Winners Never Quit

This book is by famed soccer player, Mia Hamm. It’s about her childhood when she spent her days playing soccer with her family. “Tap, tap, tap. Her toes kept the ball exactly where she wanted it. She’d kick the ball straight into the net. Goal! Everybody on her team would cheer.”

But then Mia has a bad day, and she doesn’t score any goals; there’s no cheering for her. Her older brother puts his arm arund her and says, “Better luck next time.” But Mia says “I quit,” and storms off the field.

The next day when she shows up to play, her brother won’t let her. “Sorry, Mia. Quitters can’t play on my team.” Mia is forced on the sidelines, just watching. The next day she is allowed to play again, and when she doesn’t make the goal “she feels tears in her eyes.” She hears whispering that she’s going to quit, but she realizes she loves playing soccer even more than she hates losing, and she keeps playing. “Maybe she’d score a goal, maybe she wouldn’t.”

Obviously the message here is that its not whether you win or lose, its how you play the game. But its shown as a real life story, in a way kids can understand; Mia has intense emotions readers witness her learning how to deal with.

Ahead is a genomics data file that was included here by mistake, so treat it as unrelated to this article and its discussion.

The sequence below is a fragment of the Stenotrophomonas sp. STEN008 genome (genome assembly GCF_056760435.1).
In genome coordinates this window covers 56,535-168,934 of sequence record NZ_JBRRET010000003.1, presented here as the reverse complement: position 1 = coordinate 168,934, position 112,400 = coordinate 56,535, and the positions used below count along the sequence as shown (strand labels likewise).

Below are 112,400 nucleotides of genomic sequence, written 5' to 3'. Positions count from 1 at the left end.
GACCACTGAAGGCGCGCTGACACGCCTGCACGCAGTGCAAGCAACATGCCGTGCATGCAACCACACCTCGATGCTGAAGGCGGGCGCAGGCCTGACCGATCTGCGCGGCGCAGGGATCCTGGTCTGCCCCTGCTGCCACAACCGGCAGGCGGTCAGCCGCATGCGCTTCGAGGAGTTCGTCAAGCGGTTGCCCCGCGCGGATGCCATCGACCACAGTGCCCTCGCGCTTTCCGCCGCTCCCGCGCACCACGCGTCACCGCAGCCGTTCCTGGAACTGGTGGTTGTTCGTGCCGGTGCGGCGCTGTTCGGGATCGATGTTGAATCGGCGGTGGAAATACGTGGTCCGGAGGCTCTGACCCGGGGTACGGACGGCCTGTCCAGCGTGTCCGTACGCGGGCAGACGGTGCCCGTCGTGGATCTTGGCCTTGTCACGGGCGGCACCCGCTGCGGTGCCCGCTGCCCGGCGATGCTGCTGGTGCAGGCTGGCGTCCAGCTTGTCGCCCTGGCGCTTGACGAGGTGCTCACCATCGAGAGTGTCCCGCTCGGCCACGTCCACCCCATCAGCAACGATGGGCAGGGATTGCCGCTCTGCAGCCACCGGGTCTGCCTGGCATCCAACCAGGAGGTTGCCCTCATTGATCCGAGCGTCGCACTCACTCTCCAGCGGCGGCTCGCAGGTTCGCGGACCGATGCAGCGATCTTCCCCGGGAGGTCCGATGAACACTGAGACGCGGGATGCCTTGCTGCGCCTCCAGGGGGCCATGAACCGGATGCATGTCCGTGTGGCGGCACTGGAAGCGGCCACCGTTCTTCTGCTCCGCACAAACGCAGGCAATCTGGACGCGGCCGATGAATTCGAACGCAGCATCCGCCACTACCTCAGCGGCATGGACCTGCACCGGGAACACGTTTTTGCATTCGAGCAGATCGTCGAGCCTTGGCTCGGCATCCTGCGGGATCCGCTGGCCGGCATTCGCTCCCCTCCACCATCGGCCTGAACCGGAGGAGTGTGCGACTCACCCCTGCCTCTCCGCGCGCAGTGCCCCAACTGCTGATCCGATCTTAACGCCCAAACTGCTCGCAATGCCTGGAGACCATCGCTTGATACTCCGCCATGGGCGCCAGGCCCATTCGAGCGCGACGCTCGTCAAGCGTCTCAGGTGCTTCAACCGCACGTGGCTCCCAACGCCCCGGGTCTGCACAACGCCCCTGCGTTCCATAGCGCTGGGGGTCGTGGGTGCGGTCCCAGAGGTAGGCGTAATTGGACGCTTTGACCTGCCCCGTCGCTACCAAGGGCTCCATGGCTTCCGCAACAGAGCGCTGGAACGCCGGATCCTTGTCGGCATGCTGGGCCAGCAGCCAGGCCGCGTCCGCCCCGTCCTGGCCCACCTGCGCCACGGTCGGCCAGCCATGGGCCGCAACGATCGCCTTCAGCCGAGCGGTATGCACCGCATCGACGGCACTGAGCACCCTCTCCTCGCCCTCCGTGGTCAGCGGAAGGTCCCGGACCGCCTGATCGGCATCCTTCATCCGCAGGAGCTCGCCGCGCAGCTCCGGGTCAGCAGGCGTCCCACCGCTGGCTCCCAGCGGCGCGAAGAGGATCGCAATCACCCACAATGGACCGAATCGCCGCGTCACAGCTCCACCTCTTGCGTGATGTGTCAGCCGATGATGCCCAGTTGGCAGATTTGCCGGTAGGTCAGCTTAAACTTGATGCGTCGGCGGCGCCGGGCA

I feel like Mia wrote this book just for my daugter Lucy who is incredibly athletic at everything she tries– soccer, T-ball, basketball, air hockey (she didn’t inherit this from me.) At six years old, it is kind of rare to see a kid so aggressive, not wandering off the field or playing house in the goal. Lucy just keeps going after that ball. I obviously want to encourage her passion and skill. But she does cry when she doesn’t play well and says things like, “I’m terrible, I’m the worst.” And when she gets mad, she cheats.

I don’t understand her drive and skill because I wasn’t into sports as a kid. So I especially value this book, because it shows girls that competition is OK, which is something I wish I’d learned in sports and way beyond. I think it’s crucial to teach girls how to compete openly and ethically for victories that matter, so they don’t funnel those drives into backhanded ambitions too often focused on beauty, boys, and popularity, the venues through which girls have historically been allowed to win power.

Humans are competitive. Girls, too often aren’t taught how to deal with that, or even told that to engage in competition is bad. You’ve got to be especially wary where I live, in San Francisco, where many “progressive” schools believe every kid should be in the school play, on the team etc. I get this up to point, but learning to play fair, to want to win, that it feels good  when you do, are important lessons, key to helping girls grow into successful women.

At the end of the book, there are several photographs of Mia Hamm winning trophies, being carried by her teammates, and action shots of her playing soccer as a kid. I love all this imagery, illustrated and real, of a girl displaying her amazing skills and enjoying winning.

Thank you Mia Hamm!

Leave a Reply